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Rearmament to the Rescue? New Estimates of the Impact of ‘Keynesian’ Policies in 1930s’ Britain

  • Crafts, Nicholas

    (Department of Economics, University of Warwick)

  • Mills, Terence

    (Loughborough University)

We report estimates of the fiscal multiplier for interwar Britain based on quarterly data, time-series econometrics, and ‘defense news’. We find that the government expenditure multiplier was in the range 0.3 to 0.8, much lower than previous estimates. The scope for a Keynesian solution to recession was less than is generally supposed. We find that rearmament gave a smaller boost to real GDP than previously claimed. Rearmament may, however, have had a larger impact than a temporary public works program of similar magnitude if private investment anticipated the need to add capacity to cope with future defense spending. JEL classification: E62 ; N14

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Paper provided by University of Warwick, Department of Economics in its series The Warwick Economics Research Paper Series (TWERPS) with number 1018.

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Date of creation: 2013
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Handle: RePEc:wrk:warwec:1018
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  1. Roberto Perotti, 1999. "Fiscal Policy in Good Times and Bad," The Quarterly Journal of Economics, Oxford University Press, vol. 114(4), pages 1399-1436.
  2. Lawrence Christiano & Martin Eichenbaum & Sergio Rebelo, 2009. "When is the government spending multiplier large?," NBER Working Papers 15394, National Bureau of Economic Research, Inc.
  3. Chadha, Jagjit S & Dimsdale, Nicholas H, 1999. "A Long View of Real Rates," Oxford Review of Economic Policy, Oxford University Press, vol. 15(2), pages 17-45, Summer.
  4. Olivier Blanchard & Roberto Perotti, 2002. "An Empirical Characterization of the Dynamic Effects of Changes in Government Spending and Taxes on Output," The Quarterly Journal of Economics, Oxford University Press, vol. 117(4), pages 1329-1368.
  5. Roger Middleton, 2011. "Macroeconomic policy in Britain between the wars," Economic History Review, Economic History Society, vol. 64(3), pages i-xxxi, 08.
  6. Mitchell, James & Solomou, Solomos & Weale, Martin, 2012. "Monthly GDP estimates for inter-war Britain," Explorations in Economic History, Elsevier, vol. 49(4), pages 543-556.
  7. Mark Thomas, 1983. "Rearmament and Economic Recovery in the late 1930S," Economic History Review, Economic History Society, vol. 36(4), pages 552-579, November.
  8. Karel Mertens & Morten O. Ravn, 2009. "Empirical evidence on the aggregate effects of anticipated and unanticipated US tax policy shocks," Working Paper Research 181, National Bank of Belgium.
  9. Valerie A. Ramey, 2012. "Government Spending and Private Activity," NBER Chapters, in: Fiscal Policy after the Financial Crisis, pages 19-55 National Bureau of Economic Research, Inc.
  10. Dimsdale, Nicholas H & Horsewood, Nicholas, 1995. "Fiscal Policy and Employment in Interwar Britain: Some Evidence from a New Model," Oxford Economic Papers, Oxford University Press, vol. 47(3), pages 369-96, July.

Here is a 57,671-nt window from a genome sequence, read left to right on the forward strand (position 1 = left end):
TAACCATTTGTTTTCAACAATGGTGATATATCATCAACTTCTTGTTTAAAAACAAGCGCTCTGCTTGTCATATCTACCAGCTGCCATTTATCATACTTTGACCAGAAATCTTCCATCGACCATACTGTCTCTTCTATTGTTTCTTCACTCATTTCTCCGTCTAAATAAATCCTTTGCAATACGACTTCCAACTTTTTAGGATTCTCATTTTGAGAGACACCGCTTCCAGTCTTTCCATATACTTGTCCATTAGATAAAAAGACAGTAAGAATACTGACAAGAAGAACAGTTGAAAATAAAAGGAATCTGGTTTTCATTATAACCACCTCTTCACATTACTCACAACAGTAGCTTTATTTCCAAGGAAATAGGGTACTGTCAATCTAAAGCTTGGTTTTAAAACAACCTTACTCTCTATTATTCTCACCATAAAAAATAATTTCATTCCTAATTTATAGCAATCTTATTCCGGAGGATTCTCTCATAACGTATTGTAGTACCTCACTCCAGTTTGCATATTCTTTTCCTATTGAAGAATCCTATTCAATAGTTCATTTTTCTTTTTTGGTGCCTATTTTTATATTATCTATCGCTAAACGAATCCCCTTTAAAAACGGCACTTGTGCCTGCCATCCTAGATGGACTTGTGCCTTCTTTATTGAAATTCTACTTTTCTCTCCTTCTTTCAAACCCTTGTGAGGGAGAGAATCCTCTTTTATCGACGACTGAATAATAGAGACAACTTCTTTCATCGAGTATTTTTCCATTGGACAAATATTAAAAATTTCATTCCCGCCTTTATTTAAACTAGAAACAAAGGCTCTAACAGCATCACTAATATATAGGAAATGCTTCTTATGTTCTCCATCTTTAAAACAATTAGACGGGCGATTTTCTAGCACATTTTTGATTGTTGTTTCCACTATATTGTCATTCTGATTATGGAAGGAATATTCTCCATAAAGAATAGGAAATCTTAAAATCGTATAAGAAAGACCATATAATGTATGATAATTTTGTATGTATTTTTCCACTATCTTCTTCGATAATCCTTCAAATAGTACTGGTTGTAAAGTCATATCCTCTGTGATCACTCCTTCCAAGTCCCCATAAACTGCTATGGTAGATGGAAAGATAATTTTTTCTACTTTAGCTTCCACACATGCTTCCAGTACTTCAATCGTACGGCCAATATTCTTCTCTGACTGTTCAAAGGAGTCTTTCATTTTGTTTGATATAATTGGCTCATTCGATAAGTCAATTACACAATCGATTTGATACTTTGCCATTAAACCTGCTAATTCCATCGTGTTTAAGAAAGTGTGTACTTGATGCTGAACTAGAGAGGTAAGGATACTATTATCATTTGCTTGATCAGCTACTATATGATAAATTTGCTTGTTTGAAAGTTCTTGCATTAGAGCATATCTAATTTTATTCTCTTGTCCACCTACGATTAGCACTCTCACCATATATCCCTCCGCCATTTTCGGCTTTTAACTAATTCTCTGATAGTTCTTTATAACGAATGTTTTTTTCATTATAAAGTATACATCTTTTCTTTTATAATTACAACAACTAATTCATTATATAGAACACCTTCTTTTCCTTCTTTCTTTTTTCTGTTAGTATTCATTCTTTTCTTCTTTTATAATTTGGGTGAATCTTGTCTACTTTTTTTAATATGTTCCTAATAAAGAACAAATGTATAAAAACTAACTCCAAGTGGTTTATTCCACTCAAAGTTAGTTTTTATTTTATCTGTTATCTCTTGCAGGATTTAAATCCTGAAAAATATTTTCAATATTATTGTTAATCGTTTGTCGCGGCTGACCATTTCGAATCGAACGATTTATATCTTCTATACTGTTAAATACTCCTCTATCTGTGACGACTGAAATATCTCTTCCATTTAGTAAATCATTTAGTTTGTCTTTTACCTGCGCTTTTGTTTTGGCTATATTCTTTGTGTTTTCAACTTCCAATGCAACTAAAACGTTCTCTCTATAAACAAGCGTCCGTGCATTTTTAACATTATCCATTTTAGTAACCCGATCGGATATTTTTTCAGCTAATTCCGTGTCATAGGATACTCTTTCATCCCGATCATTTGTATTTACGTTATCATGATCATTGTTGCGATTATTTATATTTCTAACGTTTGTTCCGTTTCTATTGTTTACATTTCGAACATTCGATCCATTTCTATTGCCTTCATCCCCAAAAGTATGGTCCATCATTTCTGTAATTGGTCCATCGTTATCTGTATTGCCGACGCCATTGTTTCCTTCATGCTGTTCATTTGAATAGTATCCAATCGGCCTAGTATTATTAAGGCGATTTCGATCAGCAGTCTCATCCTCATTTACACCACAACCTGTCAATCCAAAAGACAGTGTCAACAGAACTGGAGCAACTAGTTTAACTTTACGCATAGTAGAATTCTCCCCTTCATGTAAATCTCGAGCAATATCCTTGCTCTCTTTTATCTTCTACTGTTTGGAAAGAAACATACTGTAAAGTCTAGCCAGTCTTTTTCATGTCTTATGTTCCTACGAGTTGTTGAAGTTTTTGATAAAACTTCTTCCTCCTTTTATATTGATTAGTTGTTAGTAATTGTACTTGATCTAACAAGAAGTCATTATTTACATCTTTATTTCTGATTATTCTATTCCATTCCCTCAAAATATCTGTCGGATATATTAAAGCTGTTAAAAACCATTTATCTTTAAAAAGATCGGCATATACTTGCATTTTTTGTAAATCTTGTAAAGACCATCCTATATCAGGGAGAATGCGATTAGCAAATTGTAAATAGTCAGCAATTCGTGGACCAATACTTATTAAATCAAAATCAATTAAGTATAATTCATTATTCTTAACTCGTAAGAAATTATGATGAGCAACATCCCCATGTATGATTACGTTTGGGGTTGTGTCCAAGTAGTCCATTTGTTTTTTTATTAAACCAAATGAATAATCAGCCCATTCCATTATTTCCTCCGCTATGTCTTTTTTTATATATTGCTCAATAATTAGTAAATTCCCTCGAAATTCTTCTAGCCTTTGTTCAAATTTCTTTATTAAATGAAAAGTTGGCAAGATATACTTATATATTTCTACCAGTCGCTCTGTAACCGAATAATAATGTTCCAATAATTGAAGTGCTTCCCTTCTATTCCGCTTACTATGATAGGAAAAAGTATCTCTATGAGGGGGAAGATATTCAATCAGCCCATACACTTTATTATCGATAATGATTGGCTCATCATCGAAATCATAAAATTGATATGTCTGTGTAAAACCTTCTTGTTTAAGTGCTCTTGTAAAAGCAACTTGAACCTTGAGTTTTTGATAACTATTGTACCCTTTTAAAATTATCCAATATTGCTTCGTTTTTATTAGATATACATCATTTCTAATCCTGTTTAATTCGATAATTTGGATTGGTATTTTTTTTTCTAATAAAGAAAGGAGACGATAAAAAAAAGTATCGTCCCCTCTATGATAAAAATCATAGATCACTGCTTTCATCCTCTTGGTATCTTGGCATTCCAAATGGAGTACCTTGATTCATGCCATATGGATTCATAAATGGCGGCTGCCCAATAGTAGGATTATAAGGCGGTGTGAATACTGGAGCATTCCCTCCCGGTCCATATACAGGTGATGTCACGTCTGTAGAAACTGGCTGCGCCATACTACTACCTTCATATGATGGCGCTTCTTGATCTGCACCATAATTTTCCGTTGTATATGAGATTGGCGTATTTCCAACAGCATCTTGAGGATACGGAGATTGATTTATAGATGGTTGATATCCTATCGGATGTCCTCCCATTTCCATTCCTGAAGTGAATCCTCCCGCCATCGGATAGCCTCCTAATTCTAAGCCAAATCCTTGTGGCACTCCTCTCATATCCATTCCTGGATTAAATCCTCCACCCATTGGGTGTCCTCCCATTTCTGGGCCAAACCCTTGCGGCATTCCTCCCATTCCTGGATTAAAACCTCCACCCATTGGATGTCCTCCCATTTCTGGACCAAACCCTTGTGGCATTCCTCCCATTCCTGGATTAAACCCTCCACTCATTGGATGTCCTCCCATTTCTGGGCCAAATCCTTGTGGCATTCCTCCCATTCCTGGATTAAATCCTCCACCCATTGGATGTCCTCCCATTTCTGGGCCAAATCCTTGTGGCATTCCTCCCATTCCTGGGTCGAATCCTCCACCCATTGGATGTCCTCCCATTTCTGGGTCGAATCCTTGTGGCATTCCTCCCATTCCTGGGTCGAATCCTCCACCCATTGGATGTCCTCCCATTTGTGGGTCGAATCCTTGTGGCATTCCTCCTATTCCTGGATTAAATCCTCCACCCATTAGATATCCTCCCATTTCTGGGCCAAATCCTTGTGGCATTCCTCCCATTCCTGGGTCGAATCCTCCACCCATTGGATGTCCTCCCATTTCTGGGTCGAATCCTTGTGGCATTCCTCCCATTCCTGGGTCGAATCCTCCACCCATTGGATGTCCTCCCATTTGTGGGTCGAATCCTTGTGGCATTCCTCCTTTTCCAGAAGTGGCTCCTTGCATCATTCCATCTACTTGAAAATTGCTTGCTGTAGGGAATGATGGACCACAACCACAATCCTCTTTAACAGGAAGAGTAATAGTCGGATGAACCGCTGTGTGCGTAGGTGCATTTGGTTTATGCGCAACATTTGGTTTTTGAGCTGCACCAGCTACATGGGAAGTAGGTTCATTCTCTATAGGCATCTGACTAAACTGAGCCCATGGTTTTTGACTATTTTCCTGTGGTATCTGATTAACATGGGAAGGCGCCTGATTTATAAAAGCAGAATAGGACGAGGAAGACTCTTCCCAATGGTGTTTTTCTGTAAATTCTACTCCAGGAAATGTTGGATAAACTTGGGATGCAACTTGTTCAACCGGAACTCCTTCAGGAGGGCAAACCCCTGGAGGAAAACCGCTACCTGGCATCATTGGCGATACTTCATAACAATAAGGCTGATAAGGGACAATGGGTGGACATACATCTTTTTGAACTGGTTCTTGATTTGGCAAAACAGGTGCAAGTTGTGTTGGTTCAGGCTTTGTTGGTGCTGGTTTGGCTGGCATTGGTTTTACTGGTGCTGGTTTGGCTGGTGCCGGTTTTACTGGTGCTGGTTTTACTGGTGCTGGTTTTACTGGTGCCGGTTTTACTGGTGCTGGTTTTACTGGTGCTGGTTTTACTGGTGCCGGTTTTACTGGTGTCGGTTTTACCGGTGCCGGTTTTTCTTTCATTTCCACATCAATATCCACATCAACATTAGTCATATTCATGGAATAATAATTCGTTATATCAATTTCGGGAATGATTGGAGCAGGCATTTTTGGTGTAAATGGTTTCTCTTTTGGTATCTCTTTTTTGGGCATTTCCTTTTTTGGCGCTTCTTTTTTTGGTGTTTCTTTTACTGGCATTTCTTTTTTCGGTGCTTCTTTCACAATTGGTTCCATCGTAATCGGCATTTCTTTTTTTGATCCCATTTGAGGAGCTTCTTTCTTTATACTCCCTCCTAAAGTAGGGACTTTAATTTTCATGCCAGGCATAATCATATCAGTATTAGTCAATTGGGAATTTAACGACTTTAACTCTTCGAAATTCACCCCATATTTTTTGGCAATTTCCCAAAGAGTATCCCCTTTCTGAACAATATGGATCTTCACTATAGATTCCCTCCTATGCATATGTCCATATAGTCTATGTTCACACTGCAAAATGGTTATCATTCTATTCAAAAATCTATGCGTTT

11. Ethan Ilzetzki & Enrique G. Mendoza & Carlos A. Végh, 2010. "How Big (Small?) are Fiscal Multipliers?," NBER Working Papers 16479, National Bureau of Economic Research, Inc.
  12. Oliver Röhn, 2010. "New Evidence on the Private Saving Offset and Ricardian Equivalence," OECD Economics Department Working Papers 762, OECD Publishing.
  13. Boyer, George R. & Hatton, Timothy J., 2002. "New Estimates Of British Unemployment, 1870 1913," The Journal of Economic History, Cambridge University Press, vol. 62(03), pages 643-675, September.
  14. Shafik Hebous, 2011. "The Effects Of Discretionary Fiscal Policy On Macroeconomic Aggregates: A Reappraisal," Journal of Economic Surveys, Wiley Blackwell, vol. 25(4), pages 674-707, 09.
  15. Crafts, Nicholas, 2012. "UK Defence News, 1920-1938: Estimates Based on Contemporary Sources," CAGE Online Working Paper Series 104, Competitive Advantage in the Global Economy (CAGE).
  16. repec:oup:qjecon:v:126:y:2011:i:1:p:51-102 is not listed on IDEAS
  17. Roger Middleton, 2010. "British monetary and fiscal policy in the 1930s," Oxford Review of Economic Policy, Oxford University Press, vol. 26(3), pages 414-441, Autumn.
  18. Valerie A. Ramey, 2011. "Can Government Purchases Stimulate the Economy?," Journal of Economic Literature, American Economic Association, vol. 49(3), pages 673-85, September.
  19. Alan J. Auerbach & Yuriy Gorodnichenko, 2012. "Fiscal Multipliers in Recession and Expansion," NBER Chapters, in: Fiscal Policy after the Financial Crisis, pages 63-98 National Bureau of Economic Research, Inc.
  20. Bowden, S. & Higgins, D.M. & Price, C., 2006. "A very peculiar practice: Underemployment in Britain during the interwar years," European Review of Economic History, Cambridge University Press, vol. 10(01), pages 89-108, April.
  21. Chambers, David, 2010. "Going public in interwar Britain," Financial History Review, Cambridge University Press, vol. 17(01), pages 51-71, April.
  22. Robert J. Barro & Charles J. Redlick, 2009. "Macroeconomic Effects from Government Purchases and Taxes," NBER Working Papers 15369, National Bureau of Economic Research, Inc.
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